Myths about Hearing Loss

Myths about Hearing Loss

Do you have hearing loss? You may have suspected so much for years without taking any action around it. Studies find that those who choose to address their hearing loss enjoy improved social interactions, improved sense of self, elevated mood, higher rates of physical activity, higher earning potential at work and a lowered risk of cognitive decline. However, for those who suspect they have a hearing loss, they wait on average seven to ten years from the time they first suspect to take action around their loss. Many times, this inaction around hearing loss can be attributed to common misconceptions around hearing loss. If people were more informed, they may make better decisions earlier around their hearing health. To aid in the process, we’ve compiled a list of some of the most common myths around hearing loss and the facts to provide you with the motivation to take action now.

Myth: Using hearing aids will make everything sound too loud.

Fact: Today’s hearing aids programed based on your latest hearing exam will amplify only the sounds, tones and pitches you need help to hear while allowing you to hear the remaining sounds with your existing hearing. Everyone’s hearing loss is slightly different and that is why it’s important to choose an audiologist versus over the counter hearing aids to get the best fit and finely tuned amplification.

Myth: Buying hearing aids online or by mail saves me time and money.

Fact: Today hearing aids are available over the counter and while this may cut down on immediate cost you miss out on custom programming a fit.  Getting your hearing aids via a licensed audiologist means that we can explore your goals for better hearing and find a pair that suits your individual needs around lifestyle, diagnosis, fit and more. Healthy hearing is an ongoing process, and we are here every step of the way.

Myth: Hearing aids will make me seem old 

Fact: While hearing loss is most common for older adults, it’s a condition which can occur at any age. Addressing hearing loss as soon as possible will help you to stay more connected to the people and activities in your life at any age. Many people fear that hearing aids will make them seem old or disabled. In truth, wearing hearing aids is the first step towards living a more active life past this disability. In addition, hearing aids come in a wide range of styles—some so small that they are barely noticeable by most. Others come in a wide range of styles and culture so you can integrate your hearing aids into your daily style and wear them proudly.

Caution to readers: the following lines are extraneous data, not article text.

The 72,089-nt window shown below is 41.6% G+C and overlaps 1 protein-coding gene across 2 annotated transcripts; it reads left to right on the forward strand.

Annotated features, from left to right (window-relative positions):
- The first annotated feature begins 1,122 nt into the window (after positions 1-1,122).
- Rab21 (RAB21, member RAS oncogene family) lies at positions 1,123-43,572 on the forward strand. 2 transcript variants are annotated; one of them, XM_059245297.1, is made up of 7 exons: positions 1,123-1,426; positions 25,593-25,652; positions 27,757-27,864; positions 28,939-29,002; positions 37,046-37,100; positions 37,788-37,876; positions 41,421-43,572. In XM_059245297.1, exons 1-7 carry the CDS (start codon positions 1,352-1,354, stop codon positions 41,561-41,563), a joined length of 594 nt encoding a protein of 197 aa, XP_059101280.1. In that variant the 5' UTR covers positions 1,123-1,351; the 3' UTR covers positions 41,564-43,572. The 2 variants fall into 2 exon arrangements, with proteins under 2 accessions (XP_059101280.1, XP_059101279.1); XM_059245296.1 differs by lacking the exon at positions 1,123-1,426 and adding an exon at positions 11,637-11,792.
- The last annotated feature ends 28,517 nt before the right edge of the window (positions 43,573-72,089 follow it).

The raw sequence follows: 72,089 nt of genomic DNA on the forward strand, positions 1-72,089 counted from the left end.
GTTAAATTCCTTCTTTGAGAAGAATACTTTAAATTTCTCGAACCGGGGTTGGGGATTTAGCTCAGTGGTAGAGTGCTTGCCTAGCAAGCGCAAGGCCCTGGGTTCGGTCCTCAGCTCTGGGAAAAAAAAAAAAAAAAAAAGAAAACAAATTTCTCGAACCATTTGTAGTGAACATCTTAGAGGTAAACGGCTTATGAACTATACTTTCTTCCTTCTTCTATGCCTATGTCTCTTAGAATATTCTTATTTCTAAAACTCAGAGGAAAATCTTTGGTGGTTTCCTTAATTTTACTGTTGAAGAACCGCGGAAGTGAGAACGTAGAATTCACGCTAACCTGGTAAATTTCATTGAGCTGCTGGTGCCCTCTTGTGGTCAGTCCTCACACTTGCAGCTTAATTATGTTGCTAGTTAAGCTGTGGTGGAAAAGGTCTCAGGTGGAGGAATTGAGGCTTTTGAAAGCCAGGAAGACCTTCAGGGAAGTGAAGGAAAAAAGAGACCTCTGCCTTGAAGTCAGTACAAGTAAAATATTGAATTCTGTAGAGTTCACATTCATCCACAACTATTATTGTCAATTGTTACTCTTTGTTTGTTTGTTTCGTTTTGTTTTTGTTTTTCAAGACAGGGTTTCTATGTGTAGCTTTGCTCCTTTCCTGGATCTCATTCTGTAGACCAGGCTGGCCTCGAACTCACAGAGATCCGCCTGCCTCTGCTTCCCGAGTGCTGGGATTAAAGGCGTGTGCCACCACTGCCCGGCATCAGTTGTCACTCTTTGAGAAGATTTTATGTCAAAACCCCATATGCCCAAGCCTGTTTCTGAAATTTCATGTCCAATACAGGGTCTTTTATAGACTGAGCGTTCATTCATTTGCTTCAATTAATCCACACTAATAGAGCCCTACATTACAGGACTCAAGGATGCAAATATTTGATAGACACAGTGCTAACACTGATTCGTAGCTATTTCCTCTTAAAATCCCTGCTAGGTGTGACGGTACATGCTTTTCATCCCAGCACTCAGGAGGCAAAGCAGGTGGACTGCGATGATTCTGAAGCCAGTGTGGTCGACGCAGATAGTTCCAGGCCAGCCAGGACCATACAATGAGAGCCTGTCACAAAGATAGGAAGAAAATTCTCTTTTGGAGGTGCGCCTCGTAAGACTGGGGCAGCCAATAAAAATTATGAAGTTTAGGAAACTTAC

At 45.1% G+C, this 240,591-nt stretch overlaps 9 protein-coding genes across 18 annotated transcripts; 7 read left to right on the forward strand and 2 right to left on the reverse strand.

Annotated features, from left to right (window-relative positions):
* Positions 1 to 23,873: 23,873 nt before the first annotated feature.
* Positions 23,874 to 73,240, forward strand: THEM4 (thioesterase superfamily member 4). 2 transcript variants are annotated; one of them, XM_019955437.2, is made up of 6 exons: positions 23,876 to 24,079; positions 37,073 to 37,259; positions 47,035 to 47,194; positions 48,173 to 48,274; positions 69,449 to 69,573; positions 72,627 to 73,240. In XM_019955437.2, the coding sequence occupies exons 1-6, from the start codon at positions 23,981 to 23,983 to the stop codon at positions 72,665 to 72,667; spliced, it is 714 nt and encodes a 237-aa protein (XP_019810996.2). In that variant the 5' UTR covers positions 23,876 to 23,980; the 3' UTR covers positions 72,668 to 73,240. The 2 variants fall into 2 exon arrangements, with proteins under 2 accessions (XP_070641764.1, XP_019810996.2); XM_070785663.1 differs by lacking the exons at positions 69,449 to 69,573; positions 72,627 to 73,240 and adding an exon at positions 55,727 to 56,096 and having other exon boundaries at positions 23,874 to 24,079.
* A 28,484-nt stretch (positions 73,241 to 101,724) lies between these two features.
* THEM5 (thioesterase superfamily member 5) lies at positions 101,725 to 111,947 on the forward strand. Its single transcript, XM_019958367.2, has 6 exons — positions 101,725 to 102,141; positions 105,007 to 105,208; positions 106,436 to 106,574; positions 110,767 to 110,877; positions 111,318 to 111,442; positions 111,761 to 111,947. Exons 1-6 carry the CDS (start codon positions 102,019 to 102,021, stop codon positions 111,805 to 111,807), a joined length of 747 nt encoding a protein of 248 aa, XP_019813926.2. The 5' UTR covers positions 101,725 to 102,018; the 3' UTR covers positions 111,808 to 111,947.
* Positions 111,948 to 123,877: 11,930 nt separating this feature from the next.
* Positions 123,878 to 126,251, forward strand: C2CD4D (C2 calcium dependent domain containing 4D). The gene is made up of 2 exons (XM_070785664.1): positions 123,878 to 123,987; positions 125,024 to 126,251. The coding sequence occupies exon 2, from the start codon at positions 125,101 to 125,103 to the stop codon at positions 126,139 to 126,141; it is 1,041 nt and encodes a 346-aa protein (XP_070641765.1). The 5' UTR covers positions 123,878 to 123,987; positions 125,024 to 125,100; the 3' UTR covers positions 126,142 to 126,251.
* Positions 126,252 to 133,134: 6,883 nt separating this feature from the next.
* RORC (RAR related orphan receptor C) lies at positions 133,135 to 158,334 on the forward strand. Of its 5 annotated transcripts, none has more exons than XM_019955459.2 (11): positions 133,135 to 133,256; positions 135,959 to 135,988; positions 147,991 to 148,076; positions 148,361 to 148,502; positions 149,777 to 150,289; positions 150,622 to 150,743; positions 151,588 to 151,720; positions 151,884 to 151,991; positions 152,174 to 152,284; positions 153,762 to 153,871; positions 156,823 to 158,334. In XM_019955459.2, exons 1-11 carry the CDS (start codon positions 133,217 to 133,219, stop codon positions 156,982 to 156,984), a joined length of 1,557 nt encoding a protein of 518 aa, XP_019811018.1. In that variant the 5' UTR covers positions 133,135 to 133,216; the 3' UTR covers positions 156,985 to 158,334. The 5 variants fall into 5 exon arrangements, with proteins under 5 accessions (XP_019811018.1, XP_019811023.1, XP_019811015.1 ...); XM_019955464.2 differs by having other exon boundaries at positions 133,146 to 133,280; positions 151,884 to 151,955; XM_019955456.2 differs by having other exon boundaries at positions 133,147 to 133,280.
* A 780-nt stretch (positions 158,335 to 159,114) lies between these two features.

Myth: Hearing aids are just too expensive.

Fact:  Hearing aids are an important investment in your overall health and the cost of avoiding treatment is much more than the initial cost of hearing aids. While hearing aids, depending on the model and features can range from $1,000 -$7,000, for those still in the workforce, not treating your hearing loss may affect your ability to earn. A study from the Better Hearing Institute found that people with untreated hearing loss suffered an annual loss in earnings which was $30,000 less annually than those with normal hearing or wore hearing aids. In addition, those with untreated hearing loss had significant higher chances of losing employment or staying unemployed. 

Myth: Hearing aids will restore my hearing to normal.

Fact: Hearing loss in 90 percent of instances is an irreversible condition. While this can be alarming when first understood, the good news is that hearing aids can help amplify the sounds you’ve lost so you can live a life close to what it would be like with normal hearing. 

Myth: I can hear in one ear, so I only need one hearing aid.

Fact: We hear with two ears for a reason. Two ears helps our brain determine with greater accuracy the direction and locations of sounds around us. This inevitably helps us navigate spaces around us with greater accuracy, helping us stay safer every day. Many people suffer from greater hearing loss in one ear over another at first. However, single sided hearing loss is rather rare. In most cases, the loss in one ear is just more noticeable. We are here to calibrate your hearing aids so both ears hear to their highest potential.

We are here to answer all your questions about hearing loss. To find out more, schedule your next hearing exam with us today.